Earlier this week Amazon UK sent this press release out to all sorts of media organisations. Things have got pretty hectic since then. FutureBook asked me if I would share some tips on how I'd sold so many e-books.
It's a complicated issue and I can only speak for myself but I think there are a few things which let me compete with the big publishers. I think sometimes people in the industry are too close to it. Because something has been done one way for years, nobody else can think of a better way.
I am a sports journalist and know that feeling. Sometimes we get emails saying, "I don't understand this article". We re-read it and realise we were too close to the story to be able to tell it to the general public properly. We haven't explained it correctly simply because we had the prior knowledge they didn't.
And I think the same applies.
I didn't self-publish because I wanted to "stick it to the industry" as some people do, or because I had been rejected by all and sundry - because I haven't. I self-published because I wanted people to see my work. I never expected to get to number one, or to sell 250,000 copies. That still amazes me.
But I do think that sometimes, when you're close to something, you can end up being very cautious.
So it is easy to sit back and look at the big-name authors on your lists and think, "That's a guaranteed X amount" and so on.
I write books I think I would like to read - it's that simple. I try to create characters people want to read. Are my books perfectly literary? No. But they don't need to be.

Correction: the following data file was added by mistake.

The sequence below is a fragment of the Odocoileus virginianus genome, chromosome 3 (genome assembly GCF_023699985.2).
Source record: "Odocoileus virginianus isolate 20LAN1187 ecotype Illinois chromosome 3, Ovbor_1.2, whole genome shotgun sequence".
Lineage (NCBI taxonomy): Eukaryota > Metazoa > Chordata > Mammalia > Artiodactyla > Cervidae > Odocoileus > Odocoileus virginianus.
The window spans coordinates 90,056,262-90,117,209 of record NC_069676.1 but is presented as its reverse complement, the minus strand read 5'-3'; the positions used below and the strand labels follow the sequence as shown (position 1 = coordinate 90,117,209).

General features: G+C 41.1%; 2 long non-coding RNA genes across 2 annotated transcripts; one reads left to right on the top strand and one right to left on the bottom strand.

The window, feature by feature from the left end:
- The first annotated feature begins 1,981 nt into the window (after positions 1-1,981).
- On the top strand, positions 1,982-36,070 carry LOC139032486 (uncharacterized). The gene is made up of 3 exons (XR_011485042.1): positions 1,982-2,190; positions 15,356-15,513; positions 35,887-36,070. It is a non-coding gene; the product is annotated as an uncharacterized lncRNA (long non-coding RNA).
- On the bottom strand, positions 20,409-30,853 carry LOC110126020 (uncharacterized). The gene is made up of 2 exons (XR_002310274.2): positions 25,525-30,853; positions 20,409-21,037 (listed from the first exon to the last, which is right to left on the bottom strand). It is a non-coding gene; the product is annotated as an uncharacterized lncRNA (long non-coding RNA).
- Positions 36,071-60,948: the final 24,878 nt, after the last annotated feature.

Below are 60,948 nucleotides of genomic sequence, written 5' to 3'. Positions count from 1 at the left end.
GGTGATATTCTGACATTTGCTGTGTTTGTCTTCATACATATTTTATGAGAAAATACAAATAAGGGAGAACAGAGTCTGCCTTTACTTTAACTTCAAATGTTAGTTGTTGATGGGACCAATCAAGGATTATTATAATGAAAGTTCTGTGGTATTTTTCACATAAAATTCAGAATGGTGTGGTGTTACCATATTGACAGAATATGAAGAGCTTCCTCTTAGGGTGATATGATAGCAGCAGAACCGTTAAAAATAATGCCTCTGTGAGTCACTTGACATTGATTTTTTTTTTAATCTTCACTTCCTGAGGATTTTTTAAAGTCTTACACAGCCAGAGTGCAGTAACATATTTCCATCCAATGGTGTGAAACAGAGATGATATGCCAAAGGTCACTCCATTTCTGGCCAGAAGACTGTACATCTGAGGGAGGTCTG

As an example, I write short chapters because, as a reader myself, I hate starting a long one before I want to go to sleep. Or I like to read while I'm on the toilet! I think about my readers and what THEY might want. So my stories may not flow like something that has been traditionally produced but maybe - just maybe - people like that precisely because it's not the same as everything else?
I try to focus on the characters because the "crime" element of the story is only ever a backdrop. People might give you a go once because they're interested in the premise – but they come back because they like the characters involved.
Ultimately, I have no qualms at all with the publishing industry. I don't think it's a battle between "them" and "us" and, for all the naysayers, I'd be bloody annoyed if major publishers started to fail because I want to read the stuff I like too. Whoever published the Alan Partridge autobiography last year is an absolute genius. I've read it twice and listened to the audiobook. If that were to ever go away, I'd be fuming.
And I think being a reader is a key thing.
As a reader, I know what I my want from my favourite authors. The first thing is I want to know when their next book is out!
I do my absolute best to interact with my readers. They can email me through my site or tweet me. And that creates its own interest. I have a large self-generated mailing list, plus visitors to my website (well over 10,000), plus Twitter followers and lurkers.
I talk directly to my readers. I email them, I tweet them, I ask their opinions. A few nights ago I asked them to tweet me a page number and line number - then I tweeted them all back lines from my unpublished book four.
How many authors have you ever heard do that? Or publishers? I reply to every email I get and I invite their comments.
Ultimately, I'm a kid from a council estate in Somerset. I grew up reading those thin Doctor Who paperbacks which were almost entirely written by Terrance Dicks. I love books, I collect them.
There is no way I should be able to compete with a massive major publisher - let alone beat them. How have I done it? I'm not sure I really know. I can only ever continue to act on instinct. After all, I'm a reader first.